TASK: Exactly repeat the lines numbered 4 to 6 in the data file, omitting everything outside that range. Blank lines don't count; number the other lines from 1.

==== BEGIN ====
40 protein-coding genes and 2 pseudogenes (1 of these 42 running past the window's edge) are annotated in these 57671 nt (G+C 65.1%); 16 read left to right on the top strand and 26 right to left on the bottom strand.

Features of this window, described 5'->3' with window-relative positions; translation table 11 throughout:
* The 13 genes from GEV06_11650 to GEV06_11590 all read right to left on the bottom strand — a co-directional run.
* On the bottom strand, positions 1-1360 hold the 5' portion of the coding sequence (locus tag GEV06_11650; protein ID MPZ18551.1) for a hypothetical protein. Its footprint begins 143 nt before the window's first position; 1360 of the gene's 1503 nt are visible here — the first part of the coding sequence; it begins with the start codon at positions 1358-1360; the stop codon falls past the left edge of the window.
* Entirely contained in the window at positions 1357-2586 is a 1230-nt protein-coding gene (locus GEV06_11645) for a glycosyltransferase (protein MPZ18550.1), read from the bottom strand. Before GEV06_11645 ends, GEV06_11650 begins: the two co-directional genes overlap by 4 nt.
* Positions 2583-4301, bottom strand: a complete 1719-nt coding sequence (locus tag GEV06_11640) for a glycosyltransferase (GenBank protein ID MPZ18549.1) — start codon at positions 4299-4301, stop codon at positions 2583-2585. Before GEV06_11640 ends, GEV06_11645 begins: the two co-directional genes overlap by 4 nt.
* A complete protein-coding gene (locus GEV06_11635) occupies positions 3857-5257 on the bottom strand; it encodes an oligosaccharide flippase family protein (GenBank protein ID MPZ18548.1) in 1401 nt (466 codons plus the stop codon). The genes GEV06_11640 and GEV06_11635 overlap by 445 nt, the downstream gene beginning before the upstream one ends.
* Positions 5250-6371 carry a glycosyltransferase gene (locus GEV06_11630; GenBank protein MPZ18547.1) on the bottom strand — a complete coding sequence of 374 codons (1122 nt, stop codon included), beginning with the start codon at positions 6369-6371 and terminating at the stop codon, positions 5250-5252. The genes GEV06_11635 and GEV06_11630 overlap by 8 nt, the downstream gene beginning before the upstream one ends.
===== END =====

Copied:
* On the bottom strand, positions 1-1360 hold the 5' portion of the coding sequence (locus tag GEV06_11650; protein ID MPZ18551.1) for a hypothetical protein. Its footprint begins 143 nt before the window's first position; 1360 of the gene's 1503 nt are visible here — the first part of the coding sequence; it begins with the start codon at positions 1358-1360; the stop codon falls past the left edge of the window.
* Entirely contained in the window at positions 1357-2586 is a 1230-nt protein-coding gene (locus GEV06_11645) for a glycosyltransferase (protein MPZ18550.1), read from the bottom strand. Before GEV06_11645 ends, GEV06_11650 begins: the two co-directional genes overlap by 4 nt.
* Positions 2583-4301, bottom strand: a complete 1719-nt coding sequence (locus tag GEV06_11640) for a glycosyltransferase (GenBank protein ID MPZ18549.1) — start codon at positions 4299-4301, stop codon at positions 2583-2585. Before GEV06_11640 ends, GEV06_11645 begins: the two co-directional genes overlap by 4 nt.